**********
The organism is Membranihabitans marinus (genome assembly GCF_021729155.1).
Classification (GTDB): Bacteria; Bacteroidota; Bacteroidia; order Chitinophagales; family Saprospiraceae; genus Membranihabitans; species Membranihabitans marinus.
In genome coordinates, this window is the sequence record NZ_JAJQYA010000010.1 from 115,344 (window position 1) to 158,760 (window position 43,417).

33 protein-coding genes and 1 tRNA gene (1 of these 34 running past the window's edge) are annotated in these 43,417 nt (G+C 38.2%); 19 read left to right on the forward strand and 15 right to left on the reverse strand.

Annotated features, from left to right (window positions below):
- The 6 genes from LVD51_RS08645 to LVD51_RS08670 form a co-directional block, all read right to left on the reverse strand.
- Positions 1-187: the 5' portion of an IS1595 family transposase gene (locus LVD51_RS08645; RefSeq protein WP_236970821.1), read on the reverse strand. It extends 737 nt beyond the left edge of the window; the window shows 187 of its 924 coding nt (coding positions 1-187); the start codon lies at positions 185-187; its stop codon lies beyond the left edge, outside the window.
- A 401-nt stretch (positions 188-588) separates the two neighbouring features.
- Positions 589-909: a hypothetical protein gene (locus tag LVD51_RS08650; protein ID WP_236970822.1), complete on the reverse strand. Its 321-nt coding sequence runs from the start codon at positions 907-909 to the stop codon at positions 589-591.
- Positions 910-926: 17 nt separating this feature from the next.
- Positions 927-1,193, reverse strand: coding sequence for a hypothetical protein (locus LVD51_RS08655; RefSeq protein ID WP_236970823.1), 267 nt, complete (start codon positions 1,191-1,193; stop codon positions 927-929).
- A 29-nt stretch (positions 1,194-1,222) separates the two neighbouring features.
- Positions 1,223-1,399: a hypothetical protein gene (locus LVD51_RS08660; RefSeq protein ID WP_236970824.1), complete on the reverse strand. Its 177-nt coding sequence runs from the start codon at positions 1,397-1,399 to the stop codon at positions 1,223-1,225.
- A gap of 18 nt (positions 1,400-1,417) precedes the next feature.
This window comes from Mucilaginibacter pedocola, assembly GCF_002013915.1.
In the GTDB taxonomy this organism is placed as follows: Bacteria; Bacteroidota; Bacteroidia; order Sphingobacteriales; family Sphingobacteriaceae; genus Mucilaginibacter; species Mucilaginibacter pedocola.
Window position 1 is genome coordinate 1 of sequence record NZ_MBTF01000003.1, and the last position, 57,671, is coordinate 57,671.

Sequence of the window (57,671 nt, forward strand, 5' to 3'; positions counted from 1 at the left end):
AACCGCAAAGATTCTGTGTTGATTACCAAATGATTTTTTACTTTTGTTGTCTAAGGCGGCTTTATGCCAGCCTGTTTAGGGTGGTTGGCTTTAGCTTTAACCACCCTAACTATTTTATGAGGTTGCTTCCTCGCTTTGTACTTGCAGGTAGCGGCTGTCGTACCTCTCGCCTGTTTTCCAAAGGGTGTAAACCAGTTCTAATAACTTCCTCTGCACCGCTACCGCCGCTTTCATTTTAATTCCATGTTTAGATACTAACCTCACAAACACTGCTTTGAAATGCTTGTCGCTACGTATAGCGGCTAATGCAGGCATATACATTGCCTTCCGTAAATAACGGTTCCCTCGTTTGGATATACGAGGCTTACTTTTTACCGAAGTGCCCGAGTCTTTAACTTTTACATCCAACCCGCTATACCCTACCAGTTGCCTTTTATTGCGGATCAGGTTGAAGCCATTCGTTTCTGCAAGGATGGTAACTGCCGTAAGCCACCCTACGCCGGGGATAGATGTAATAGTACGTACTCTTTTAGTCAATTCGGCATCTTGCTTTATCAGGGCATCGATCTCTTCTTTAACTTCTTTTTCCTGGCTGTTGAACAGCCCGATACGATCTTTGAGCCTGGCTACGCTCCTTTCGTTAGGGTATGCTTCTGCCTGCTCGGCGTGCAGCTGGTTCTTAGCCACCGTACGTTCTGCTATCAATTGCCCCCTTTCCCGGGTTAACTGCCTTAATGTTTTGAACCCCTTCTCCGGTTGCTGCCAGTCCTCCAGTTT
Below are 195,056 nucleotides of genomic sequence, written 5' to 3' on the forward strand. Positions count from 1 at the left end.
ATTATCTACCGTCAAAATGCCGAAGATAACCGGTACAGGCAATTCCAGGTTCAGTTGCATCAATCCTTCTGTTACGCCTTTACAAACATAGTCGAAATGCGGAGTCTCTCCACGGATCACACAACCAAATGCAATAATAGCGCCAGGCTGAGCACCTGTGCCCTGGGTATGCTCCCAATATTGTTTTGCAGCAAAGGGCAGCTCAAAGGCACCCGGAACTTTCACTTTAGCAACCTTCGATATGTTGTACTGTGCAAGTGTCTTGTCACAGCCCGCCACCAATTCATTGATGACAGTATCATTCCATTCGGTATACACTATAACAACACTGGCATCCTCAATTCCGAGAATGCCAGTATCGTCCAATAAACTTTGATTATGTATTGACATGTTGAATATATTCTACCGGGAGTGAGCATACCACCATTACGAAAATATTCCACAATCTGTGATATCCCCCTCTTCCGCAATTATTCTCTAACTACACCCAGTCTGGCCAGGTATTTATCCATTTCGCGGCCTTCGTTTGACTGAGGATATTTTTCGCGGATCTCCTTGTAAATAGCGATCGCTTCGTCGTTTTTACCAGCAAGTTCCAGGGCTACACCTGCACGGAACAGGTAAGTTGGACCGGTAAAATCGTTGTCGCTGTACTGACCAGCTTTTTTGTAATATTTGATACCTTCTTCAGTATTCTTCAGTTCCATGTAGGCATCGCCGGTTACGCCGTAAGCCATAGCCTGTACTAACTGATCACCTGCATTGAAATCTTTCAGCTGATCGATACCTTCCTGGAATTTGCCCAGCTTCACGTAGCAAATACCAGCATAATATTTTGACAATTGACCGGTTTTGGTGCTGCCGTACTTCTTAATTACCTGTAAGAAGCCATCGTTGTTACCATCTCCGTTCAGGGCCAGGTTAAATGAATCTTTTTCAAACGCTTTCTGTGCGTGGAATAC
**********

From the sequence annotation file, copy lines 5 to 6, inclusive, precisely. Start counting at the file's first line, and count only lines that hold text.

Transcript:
Annotated features, from left to right (window positions below):
- The 6 genes from LVD51_RS08645 to LVD51_RS08670 form a co-directional block, all read right to left on the reverse strand.